Make no mistake, I don't claim for true understanding, it's just my thoughts :)
    • Jan 28 2012: Well, thanks for your marvelous presentation. I still wanna some more ideas. It seems that you agree with the opinion of Rene Descartes. However, I think his opinion---think, then exist---has a loophole, that is this assertion is based on that thinking and the state of mind musn't be doubted, or say, thinking is surely existed. We can assure that we have no doubt that we are thinking, but others may have doubt on that. So," I think, therefore I exist" seems a biot paradoxical. What's your opinion?
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        Jan 28 2012: Assuming other's exist they would have the same doubt about whether I exist, yes. You are right, it is paradoxical I guess, but I take it for a fact that you can't PROVE whether anything else exists. That doesn't mean I don't believe anything else exists. To me it's (more than) reasonable to believe this is not all an illusion.
        I think you would find the book "The problems of philosophy" by Bertrand Russell interesting.(You can get it here if it's not available in your local bookstore and you want to read it, worldwide free shipping: http://www.bookdepository.co.uk/Problems-Philosophy-Bertrand-Russell/9781604500851)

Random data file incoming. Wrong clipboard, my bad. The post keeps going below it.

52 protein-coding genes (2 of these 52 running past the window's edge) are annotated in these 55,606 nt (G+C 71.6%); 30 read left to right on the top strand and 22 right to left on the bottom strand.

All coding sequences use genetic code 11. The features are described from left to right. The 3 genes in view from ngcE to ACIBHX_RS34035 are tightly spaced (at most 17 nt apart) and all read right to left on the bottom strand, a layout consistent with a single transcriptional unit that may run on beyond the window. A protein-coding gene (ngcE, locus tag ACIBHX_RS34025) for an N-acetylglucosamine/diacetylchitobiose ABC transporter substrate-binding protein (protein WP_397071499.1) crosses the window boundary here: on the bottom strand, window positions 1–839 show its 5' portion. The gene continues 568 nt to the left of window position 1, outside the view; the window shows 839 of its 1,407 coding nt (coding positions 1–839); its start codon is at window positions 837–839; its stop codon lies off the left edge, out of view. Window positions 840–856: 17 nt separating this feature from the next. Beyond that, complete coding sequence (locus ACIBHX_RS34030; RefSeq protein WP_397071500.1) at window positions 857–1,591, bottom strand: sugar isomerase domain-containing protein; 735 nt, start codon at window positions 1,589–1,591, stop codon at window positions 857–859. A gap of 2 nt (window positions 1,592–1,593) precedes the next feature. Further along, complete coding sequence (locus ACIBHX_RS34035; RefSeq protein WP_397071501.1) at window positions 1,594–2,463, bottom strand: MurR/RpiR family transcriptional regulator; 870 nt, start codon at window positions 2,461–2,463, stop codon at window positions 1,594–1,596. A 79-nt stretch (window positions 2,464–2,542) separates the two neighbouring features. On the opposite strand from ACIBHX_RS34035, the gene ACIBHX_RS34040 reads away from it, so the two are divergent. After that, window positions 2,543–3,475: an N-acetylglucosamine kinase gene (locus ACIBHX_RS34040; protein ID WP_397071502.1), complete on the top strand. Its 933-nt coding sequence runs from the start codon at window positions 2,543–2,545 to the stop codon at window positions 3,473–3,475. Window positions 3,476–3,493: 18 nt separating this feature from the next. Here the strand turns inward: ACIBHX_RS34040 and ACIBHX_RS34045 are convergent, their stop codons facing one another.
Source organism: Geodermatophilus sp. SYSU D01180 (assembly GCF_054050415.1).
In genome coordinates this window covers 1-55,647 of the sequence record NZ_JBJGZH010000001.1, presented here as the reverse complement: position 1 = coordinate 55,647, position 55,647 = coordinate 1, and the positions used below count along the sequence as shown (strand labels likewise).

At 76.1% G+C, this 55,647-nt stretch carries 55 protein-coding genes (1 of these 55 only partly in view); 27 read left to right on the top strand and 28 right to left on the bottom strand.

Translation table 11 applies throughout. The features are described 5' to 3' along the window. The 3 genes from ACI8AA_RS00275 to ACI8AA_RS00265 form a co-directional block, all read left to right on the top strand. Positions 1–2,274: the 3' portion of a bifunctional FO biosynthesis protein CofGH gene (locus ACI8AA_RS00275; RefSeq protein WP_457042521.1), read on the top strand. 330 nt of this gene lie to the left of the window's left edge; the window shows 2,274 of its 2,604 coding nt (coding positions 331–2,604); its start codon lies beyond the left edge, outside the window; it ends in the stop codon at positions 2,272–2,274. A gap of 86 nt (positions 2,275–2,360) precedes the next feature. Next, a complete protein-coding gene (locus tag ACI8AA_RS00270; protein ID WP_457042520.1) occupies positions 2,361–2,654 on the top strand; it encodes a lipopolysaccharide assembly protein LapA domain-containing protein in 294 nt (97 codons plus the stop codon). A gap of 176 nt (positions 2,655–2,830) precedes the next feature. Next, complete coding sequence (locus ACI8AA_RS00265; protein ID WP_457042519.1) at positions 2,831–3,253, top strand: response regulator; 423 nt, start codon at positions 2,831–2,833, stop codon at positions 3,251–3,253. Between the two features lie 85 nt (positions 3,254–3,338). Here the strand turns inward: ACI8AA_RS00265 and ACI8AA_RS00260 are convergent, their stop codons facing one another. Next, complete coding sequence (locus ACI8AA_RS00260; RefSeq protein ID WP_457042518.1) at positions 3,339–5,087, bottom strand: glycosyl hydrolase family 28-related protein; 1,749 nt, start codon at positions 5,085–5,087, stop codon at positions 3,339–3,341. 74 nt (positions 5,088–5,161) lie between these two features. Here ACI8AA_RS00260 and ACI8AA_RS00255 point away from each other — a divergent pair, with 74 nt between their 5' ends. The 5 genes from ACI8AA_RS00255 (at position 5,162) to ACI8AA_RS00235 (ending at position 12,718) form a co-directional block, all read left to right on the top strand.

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      • Jan 30 2012: "Any fool knows we physically exist"

        Are you familiar with the work of George Berkeley?

        Or any Idealist?

        These fools have pretty much shaped Western thought, including Christian doctrine.

        And how do you attack an Idealist position and then reference the 'forces or energies of Intelligence, Wisdom, Understanding..." (your capitalization)?? Do these 'forces' also physically exist, and does any fool know so?

        And - do you have any thoughts concerning my initial criticism of the argument - that to assume an action (whether it is existing or being) requires an agent is fundamentally an assumption and grammatical prejudice? How does the existence of different language structures support/undermine Descartes position that reality must be as his mind conceives it, because God would not overtly deceive him (talk about a leap of faith)?

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          Jan 30 2012: I don't know if i'm correctly understood @Bridget but.. i think, that she has right in the meaning of Descartes quote.

          I think that when she wrote "any fool knows we physically exist" she had in mind: that we breathe, we have our biological needs.. you know what i'm trying to say?
          person who is in a coma - also "exist"...

          I think that now.. in all this ours considerations we came to the notion of personal identity...